How to Create a Great Business Name
A great name is the beginning of a great brand. It should be memorable and create a certain feeling when heard. Here's a quick how-to on creating one and making sure it's not already used.
- Brainstorm. Think about how you want people to feel when they hear the name. Write down the words on paper and then categorize them by primary meaning.
- Relate. Think about related words and phrases that evoke the feelings you want. Hit the thesaurus and find all the synonyms for your words and phrases.
- Relate more. Find out the Greek and Latin translations of your words. Figure out what colors, gemstones, plants, animals, etc., relate to your words.
- Experiment. Start playing with combinations of your various words and partial words. Don't be judgmental now - just make a list.
- Reflect. Review your list and just give some thought to each name. How does it make you feel when you hear it?
- Communicate. Go over the list with someone you trust. Have them tell you how each name makes them feel, and how memorable they think it is.
- Prioritize. Throw out any that just don't fit and make a prioritized list of the rest.
- Check trademarks. Make sure no one is using that name in your line of business. You may be able to use the name in a completely different business, but be aware that it may create confusion for both you and them.
- Check domain names. You want to make sure that an appropriate domain name is available. You want YourCompanyName.com, of course. If that's not available, you may want to reconsider.
- Search the internet. Even if someone doesn't have the domain, you still want to see what else is out there that has the same name. That doesn't mean you don't use it if you find something, but you need to know.
- Check company names. If you're planning to incorporate, check with the Secretary of State (or other appropriate office outside the U.S.) of the state you're planning to incorporate in.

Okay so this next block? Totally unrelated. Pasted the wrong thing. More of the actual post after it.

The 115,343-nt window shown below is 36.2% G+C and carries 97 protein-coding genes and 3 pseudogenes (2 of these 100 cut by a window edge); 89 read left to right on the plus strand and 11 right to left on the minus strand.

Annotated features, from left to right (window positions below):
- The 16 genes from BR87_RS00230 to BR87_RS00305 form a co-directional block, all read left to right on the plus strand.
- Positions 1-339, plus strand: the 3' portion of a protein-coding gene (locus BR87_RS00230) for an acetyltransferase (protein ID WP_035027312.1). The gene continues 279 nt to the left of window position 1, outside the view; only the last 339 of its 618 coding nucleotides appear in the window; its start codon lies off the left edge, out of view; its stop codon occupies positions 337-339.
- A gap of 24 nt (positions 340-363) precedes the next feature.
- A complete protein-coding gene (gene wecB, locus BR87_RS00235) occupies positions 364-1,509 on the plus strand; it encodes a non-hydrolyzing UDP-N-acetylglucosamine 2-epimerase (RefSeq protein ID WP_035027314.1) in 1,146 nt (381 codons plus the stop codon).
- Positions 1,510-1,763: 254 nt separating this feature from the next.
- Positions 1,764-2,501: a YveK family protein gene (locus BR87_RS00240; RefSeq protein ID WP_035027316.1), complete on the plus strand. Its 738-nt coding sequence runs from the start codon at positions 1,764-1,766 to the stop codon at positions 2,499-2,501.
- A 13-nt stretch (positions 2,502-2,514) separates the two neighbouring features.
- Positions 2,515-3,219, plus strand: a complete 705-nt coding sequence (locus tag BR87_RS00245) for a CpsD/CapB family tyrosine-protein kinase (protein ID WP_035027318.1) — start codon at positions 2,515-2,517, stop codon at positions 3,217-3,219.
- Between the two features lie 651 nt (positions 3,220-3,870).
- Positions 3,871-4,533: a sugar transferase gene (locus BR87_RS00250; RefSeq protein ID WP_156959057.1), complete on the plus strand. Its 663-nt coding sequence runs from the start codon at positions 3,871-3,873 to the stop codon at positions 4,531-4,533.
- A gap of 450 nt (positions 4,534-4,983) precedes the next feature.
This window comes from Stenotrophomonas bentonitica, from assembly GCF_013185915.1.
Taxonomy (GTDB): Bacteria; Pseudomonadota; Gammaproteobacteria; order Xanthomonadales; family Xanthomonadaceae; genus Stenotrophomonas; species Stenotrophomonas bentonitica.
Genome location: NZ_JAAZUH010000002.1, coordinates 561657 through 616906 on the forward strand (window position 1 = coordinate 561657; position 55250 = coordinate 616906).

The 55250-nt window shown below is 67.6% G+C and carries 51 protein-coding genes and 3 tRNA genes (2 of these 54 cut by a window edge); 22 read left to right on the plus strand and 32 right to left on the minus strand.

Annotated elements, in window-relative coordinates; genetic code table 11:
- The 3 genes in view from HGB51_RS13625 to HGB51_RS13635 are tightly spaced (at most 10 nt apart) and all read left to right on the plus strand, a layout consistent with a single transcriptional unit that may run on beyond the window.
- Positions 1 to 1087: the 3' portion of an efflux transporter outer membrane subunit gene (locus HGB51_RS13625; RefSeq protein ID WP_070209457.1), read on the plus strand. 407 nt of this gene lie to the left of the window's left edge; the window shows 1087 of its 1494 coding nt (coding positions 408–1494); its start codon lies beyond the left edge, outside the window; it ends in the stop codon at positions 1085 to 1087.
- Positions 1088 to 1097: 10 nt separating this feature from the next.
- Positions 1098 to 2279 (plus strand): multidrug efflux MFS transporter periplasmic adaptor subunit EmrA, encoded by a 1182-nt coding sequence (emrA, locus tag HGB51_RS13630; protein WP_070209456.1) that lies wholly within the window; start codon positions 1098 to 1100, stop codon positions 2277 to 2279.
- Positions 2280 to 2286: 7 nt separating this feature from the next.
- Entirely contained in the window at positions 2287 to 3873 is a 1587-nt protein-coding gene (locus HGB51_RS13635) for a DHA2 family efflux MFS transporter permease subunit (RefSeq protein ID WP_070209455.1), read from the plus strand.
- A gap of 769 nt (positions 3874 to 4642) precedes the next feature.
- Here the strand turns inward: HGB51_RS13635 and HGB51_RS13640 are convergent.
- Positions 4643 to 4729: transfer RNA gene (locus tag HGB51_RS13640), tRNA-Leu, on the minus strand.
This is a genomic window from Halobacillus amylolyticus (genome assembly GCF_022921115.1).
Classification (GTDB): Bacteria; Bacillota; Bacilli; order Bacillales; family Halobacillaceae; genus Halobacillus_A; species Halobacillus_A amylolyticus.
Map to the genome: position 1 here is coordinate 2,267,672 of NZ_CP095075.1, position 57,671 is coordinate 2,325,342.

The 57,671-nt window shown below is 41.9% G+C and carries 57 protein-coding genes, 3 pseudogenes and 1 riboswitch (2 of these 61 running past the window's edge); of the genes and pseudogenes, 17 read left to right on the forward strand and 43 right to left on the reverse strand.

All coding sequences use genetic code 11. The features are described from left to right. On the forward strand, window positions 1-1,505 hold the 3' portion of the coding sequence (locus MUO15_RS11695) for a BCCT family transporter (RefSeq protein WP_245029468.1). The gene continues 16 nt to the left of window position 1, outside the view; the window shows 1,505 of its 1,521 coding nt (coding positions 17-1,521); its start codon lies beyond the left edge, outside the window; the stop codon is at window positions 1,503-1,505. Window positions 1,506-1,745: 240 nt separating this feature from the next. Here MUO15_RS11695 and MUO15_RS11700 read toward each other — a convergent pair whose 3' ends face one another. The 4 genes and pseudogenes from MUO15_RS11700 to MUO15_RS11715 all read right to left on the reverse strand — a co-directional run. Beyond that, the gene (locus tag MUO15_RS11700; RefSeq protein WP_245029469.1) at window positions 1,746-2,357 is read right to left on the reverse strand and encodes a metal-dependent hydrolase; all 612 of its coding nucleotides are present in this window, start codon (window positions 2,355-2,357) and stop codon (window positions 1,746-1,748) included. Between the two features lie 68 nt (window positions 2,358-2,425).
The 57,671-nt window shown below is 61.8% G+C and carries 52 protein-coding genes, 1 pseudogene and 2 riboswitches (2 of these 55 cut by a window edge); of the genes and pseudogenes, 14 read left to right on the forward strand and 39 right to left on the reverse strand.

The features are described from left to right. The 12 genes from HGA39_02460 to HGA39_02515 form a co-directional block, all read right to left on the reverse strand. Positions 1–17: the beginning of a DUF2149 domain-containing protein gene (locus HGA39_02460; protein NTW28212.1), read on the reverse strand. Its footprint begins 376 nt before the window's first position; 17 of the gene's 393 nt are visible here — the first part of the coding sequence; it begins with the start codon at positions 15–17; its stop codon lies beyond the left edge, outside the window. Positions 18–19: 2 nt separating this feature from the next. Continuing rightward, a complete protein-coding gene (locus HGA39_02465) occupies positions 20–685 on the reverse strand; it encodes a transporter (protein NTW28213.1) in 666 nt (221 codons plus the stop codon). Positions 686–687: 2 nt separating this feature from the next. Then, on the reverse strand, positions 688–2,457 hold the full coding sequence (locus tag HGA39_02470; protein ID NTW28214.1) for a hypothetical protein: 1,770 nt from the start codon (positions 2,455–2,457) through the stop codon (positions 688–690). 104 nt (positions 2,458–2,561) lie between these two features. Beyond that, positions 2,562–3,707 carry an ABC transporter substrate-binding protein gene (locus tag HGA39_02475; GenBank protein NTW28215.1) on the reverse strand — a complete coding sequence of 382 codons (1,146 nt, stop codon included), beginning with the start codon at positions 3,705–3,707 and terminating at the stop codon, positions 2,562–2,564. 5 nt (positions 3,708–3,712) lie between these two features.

- Check assumed names. For sole proprietors, check for local assumed names (also known as DBA). In the U.S., you check this with the County Clerk.
- Stake your claim! Register your assumed name or file your incorporation papers right away. Also, start using either TM (trademark) or SM (service mark). You do NOT have to register them to use them.
- Get the domain(s). Find an inexpensive registrar and register your domain and any obvious variations on it. You shouldn't be paying more than $10 a year for each, and at that, it pays to prevent poachers.
- Protect your brand. A U.S. trademark or service mark costs $325. It's a drop in the bucket compared to trying to defend it later. It's not really necessary, though, for a small local business.
- Avoid generic names based on names, such as Joe's Bar, Sam's Hardware, etc. They're not memorable and are nearly impossible to trademark.
- Avoid generic names that literally describe the product or service, like Computer Consulting Company, Appliance Sales and Service, Inc., etc.
- Generally, avoid geographical names. Besides not generally being very memorable, what happens if you decide to move or expand? The exception is if you're trying to create a strong local affinity like, say, a neighborhood bar.
- Preferably, don't restrict future product or service lines. Be broad enough to include your wildest long-term vision for the business.
- Try to keep the name short and easy to pronounce.
What You Need:
- A thesaurus or website such as Thesaurus.com
- A writing pad and pen
- Friends for feedback